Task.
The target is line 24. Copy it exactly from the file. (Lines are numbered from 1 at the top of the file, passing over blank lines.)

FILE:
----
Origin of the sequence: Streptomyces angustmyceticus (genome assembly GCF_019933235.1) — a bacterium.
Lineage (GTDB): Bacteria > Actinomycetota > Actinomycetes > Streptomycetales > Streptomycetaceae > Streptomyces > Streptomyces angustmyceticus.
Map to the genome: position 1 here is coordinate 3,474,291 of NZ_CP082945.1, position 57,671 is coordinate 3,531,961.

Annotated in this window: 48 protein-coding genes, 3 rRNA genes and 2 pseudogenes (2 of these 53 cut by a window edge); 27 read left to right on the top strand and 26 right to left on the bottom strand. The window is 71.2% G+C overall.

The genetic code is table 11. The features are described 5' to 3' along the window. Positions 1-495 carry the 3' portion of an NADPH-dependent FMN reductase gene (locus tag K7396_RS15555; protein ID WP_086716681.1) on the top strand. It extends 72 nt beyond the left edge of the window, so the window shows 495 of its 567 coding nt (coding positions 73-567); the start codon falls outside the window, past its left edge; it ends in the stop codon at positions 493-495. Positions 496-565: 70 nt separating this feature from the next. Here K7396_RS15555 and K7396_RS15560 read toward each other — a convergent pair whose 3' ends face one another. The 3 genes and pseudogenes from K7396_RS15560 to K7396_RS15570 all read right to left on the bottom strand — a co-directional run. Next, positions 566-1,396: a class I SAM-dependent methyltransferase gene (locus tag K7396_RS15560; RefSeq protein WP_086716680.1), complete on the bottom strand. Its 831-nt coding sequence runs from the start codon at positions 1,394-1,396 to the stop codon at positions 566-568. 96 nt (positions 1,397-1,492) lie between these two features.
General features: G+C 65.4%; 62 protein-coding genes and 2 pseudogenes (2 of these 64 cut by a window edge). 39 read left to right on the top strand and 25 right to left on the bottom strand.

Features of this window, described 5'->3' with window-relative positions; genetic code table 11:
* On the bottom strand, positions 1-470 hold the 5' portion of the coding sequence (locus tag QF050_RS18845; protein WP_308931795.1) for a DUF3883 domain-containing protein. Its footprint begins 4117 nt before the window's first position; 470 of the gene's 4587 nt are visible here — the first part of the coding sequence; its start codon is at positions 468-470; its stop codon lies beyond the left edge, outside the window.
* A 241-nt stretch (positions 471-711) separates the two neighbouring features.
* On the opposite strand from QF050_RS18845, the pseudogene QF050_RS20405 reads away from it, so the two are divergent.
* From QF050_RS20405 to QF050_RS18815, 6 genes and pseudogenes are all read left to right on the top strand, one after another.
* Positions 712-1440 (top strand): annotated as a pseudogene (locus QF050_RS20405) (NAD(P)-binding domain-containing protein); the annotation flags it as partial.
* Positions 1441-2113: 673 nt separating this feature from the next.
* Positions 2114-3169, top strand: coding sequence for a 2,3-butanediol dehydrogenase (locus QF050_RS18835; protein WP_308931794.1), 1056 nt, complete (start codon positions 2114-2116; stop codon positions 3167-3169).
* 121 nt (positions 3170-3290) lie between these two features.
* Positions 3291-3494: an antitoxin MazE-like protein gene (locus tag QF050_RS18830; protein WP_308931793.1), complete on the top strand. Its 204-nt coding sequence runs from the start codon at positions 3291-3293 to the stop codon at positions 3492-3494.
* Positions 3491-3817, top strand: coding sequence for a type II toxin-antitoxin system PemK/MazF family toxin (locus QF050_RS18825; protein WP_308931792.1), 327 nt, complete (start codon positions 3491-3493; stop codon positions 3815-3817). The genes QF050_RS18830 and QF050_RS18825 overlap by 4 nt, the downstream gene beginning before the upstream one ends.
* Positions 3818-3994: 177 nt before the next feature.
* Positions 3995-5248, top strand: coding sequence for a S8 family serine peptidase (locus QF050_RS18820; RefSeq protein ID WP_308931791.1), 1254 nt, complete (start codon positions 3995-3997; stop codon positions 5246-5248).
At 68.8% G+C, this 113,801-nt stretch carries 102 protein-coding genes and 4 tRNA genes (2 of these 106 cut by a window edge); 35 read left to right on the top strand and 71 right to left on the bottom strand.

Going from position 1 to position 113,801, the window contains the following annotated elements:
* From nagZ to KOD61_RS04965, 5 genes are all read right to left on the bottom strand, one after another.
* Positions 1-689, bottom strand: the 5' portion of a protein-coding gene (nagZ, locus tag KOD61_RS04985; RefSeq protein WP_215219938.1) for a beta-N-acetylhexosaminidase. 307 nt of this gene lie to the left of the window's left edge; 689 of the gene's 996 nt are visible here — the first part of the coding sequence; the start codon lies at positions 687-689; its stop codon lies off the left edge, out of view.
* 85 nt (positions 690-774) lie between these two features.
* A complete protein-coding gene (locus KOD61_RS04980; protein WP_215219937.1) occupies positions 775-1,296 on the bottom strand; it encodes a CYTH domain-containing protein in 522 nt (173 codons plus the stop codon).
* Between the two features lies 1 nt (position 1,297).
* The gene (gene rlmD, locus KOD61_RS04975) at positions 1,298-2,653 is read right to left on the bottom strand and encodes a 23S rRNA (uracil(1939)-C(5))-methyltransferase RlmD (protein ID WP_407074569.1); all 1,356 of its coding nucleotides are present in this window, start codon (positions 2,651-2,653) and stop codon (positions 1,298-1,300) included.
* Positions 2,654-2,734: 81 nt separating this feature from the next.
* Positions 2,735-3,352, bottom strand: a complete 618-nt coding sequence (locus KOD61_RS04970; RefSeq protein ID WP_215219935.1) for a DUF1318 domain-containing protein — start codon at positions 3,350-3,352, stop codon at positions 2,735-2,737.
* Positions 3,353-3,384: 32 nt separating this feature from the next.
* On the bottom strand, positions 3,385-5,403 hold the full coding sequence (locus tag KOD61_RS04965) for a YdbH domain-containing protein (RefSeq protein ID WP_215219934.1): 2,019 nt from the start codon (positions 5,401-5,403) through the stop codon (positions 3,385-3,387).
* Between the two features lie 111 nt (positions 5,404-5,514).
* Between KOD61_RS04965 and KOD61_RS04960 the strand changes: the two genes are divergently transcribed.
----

* 85 nt (positions 690-774) lie between these two features.